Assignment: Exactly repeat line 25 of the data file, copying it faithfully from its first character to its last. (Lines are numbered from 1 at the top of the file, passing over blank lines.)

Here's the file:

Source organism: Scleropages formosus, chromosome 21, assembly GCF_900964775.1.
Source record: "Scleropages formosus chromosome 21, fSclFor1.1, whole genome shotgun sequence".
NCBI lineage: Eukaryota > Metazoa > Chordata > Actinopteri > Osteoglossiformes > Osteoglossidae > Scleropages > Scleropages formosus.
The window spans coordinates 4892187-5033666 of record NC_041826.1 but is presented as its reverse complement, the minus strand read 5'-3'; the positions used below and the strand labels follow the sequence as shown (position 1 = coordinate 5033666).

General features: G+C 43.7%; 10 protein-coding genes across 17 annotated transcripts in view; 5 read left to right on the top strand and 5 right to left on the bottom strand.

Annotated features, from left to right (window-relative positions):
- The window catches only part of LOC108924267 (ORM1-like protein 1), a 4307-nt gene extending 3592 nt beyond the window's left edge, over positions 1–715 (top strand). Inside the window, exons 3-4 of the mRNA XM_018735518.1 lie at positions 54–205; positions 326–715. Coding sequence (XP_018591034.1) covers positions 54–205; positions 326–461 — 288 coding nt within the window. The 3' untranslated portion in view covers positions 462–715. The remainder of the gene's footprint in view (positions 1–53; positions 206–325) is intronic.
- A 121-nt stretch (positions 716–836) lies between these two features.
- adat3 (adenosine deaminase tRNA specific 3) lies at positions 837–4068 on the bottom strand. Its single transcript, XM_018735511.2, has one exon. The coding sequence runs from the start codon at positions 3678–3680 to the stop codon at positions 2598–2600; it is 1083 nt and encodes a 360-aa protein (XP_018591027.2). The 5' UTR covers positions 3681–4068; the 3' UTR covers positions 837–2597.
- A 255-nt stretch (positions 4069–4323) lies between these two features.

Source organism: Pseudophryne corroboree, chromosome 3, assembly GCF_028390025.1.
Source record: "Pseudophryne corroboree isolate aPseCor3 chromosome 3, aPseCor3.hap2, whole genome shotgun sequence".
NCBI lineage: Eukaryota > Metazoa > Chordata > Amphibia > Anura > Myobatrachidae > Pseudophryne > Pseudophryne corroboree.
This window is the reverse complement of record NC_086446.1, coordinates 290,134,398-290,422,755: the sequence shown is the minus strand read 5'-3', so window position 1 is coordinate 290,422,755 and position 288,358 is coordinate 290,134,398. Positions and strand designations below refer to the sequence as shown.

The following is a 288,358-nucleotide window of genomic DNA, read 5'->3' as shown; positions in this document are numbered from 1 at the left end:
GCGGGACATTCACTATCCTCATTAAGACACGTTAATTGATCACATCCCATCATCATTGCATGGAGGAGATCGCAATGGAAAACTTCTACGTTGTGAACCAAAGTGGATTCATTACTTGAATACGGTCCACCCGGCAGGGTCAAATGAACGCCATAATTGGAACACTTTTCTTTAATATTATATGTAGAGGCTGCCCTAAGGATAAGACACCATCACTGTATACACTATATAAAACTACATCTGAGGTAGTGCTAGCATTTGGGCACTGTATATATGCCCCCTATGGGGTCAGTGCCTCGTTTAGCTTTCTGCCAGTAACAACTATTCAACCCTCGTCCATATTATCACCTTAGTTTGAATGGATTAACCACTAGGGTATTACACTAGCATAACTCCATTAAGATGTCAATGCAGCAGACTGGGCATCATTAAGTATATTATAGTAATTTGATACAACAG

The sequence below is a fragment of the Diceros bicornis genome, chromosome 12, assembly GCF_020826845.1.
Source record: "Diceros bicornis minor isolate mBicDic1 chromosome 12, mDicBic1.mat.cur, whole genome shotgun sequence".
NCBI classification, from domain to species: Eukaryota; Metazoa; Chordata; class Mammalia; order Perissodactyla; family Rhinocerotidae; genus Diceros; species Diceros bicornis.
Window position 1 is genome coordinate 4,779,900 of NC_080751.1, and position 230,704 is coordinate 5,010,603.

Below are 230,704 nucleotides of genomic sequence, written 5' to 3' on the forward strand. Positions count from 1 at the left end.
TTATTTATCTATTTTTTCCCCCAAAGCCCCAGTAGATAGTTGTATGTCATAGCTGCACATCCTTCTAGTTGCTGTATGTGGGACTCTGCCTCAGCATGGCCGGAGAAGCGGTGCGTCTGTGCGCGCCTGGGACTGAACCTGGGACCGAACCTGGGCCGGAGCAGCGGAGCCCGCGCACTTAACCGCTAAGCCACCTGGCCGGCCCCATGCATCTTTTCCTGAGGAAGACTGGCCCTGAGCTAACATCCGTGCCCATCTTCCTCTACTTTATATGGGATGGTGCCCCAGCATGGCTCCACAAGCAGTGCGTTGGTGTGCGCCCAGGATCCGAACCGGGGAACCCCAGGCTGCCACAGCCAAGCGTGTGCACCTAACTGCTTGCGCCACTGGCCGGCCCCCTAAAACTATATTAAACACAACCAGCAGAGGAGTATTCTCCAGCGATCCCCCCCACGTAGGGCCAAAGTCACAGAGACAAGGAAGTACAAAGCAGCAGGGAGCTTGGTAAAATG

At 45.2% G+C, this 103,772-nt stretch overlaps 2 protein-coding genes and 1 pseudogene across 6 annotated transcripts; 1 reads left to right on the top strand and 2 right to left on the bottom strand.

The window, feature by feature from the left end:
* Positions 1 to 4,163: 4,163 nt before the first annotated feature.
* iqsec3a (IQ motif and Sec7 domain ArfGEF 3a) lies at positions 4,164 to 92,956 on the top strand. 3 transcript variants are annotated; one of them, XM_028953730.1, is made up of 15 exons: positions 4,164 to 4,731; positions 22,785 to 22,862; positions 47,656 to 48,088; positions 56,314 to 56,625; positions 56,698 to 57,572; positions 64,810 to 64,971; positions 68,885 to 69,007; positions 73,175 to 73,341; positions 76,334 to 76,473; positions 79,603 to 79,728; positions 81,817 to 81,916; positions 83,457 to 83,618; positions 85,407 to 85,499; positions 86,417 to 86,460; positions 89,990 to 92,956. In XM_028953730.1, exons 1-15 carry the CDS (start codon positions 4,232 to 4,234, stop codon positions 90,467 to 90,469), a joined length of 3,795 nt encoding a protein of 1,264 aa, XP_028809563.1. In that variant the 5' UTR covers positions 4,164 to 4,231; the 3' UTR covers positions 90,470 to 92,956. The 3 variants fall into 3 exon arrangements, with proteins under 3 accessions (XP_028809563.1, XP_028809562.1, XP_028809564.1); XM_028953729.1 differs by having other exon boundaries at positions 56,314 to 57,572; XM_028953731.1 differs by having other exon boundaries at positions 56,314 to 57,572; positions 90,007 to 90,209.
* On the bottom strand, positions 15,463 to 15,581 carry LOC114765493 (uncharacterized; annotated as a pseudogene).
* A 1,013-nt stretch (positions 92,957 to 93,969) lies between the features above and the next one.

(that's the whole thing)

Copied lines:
* Positions 1 to 4,163: 4,163 nt before the first annotated feature.